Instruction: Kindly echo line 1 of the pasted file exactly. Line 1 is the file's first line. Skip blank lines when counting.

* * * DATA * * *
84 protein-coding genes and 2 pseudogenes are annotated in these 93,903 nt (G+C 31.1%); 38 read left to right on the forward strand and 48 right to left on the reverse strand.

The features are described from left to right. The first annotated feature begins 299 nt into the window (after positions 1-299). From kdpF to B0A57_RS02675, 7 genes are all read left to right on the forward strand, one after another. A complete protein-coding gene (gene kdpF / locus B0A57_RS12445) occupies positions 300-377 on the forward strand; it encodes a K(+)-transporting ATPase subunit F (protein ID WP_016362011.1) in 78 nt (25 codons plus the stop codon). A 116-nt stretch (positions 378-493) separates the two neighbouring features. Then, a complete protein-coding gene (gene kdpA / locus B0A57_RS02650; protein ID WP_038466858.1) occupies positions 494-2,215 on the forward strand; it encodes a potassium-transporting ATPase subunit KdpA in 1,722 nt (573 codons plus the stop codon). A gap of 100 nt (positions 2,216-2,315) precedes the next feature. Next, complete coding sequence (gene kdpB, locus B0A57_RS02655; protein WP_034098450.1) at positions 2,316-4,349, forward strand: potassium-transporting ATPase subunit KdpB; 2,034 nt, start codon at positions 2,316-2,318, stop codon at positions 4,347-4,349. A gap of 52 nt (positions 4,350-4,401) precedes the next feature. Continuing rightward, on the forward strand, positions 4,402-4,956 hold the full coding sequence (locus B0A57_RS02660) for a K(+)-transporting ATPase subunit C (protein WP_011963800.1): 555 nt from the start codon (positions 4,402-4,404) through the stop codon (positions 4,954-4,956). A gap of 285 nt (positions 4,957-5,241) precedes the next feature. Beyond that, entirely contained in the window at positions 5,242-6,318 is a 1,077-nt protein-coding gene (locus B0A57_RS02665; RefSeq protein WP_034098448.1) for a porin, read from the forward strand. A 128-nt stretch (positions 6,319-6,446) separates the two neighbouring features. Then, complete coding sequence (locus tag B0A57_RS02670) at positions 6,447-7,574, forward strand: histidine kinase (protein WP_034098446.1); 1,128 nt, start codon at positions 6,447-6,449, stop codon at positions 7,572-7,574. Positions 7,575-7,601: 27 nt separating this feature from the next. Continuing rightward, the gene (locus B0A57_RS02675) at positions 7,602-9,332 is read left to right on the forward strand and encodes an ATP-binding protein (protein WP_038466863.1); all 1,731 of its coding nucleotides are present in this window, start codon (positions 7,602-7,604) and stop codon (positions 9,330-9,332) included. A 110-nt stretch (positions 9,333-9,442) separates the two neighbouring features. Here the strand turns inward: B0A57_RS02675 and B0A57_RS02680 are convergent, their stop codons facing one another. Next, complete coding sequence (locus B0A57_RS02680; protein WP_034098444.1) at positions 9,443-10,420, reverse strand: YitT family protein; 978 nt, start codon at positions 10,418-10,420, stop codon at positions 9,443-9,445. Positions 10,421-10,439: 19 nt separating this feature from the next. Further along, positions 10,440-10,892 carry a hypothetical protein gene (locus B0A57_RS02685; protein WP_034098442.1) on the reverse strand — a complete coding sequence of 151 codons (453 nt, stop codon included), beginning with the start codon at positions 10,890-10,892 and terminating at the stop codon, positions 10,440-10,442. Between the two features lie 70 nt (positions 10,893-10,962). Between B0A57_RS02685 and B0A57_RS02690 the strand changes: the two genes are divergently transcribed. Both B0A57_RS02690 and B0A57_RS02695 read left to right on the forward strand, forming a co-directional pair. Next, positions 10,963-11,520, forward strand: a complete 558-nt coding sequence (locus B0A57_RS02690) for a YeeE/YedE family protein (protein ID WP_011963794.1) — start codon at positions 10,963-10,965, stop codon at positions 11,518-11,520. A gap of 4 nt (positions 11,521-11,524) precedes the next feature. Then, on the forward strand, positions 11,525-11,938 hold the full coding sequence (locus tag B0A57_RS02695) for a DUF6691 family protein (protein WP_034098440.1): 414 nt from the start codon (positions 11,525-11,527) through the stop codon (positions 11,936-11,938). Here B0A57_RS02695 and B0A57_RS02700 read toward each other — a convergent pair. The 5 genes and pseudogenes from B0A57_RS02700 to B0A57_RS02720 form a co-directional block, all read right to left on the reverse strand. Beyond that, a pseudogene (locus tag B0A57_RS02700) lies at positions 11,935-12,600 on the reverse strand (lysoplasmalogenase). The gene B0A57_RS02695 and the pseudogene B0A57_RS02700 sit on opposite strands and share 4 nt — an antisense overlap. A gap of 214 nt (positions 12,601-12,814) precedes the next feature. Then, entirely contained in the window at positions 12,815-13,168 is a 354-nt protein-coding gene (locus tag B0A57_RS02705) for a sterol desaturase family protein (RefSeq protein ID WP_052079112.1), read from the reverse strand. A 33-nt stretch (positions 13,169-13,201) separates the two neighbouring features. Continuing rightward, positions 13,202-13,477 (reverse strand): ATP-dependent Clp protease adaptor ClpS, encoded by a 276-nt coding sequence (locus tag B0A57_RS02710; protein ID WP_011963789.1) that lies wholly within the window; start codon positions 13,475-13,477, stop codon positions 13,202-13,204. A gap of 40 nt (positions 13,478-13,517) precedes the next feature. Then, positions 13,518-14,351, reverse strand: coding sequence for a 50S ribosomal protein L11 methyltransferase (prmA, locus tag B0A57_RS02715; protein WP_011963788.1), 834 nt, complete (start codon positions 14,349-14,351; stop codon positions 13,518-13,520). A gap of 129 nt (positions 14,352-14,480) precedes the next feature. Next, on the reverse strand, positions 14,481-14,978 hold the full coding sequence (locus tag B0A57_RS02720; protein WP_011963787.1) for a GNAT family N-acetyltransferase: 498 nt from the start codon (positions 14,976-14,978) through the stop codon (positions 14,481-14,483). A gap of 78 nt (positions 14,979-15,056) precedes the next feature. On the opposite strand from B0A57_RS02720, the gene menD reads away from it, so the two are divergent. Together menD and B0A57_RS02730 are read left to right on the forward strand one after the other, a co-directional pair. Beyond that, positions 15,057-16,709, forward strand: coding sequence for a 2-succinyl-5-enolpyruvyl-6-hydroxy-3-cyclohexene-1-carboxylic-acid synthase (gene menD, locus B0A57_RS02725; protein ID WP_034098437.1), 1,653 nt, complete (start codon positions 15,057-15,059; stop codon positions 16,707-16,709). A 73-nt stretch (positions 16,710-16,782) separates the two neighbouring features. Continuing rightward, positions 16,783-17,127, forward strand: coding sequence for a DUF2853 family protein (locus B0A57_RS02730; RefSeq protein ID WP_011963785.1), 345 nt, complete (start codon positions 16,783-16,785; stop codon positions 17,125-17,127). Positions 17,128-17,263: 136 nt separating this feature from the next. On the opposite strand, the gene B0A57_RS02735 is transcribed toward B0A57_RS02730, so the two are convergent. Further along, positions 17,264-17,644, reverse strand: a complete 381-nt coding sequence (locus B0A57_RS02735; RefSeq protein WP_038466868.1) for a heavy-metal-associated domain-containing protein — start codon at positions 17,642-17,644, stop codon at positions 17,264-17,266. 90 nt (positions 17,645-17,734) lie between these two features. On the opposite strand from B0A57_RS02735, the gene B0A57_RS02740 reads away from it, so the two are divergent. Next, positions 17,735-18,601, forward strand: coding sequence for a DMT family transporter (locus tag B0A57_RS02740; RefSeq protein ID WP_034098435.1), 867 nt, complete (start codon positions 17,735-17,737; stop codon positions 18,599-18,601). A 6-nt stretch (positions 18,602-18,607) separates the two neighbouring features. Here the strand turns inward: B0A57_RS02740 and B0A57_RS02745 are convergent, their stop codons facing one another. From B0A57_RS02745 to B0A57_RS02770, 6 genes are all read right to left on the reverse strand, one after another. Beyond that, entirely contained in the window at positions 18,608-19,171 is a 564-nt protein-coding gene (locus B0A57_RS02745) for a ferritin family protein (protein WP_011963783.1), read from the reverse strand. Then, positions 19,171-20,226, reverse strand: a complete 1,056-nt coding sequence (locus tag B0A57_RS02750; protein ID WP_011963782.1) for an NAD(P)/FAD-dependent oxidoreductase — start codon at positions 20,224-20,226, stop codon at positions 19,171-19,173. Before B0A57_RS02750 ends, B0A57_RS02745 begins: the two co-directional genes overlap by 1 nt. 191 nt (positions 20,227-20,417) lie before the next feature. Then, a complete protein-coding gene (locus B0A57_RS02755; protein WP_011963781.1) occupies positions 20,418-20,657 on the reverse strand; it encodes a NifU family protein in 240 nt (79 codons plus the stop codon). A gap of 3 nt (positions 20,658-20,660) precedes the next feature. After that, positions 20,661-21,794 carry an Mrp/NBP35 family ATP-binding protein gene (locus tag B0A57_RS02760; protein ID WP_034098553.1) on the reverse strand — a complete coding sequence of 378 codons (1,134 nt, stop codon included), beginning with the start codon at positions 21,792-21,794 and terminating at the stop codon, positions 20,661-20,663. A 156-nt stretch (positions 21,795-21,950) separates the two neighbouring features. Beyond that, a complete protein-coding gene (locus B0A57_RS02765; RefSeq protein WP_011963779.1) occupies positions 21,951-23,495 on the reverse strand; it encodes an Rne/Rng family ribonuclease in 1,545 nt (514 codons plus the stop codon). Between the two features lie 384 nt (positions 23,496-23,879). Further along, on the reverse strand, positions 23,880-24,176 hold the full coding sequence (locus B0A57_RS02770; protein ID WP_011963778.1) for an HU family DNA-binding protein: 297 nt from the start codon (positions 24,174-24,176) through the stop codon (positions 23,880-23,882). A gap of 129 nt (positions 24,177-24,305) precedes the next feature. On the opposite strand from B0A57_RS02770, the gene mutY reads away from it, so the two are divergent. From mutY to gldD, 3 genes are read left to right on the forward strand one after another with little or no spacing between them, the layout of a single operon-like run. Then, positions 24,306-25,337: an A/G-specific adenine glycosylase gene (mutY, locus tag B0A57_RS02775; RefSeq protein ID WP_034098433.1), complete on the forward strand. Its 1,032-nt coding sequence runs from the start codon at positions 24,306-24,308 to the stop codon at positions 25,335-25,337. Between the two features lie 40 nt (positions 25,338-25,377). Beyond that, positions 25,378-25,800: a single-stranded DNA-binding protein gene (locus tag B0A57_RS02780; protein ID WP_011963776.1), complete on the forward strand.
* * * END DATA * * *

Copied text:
84 protein-coding genes and 2 pseudogenes are annotated in these 93,903 nt (G+C 31.1%); 38 read left to right on the forward strand and 48 right to left on the reverse strand.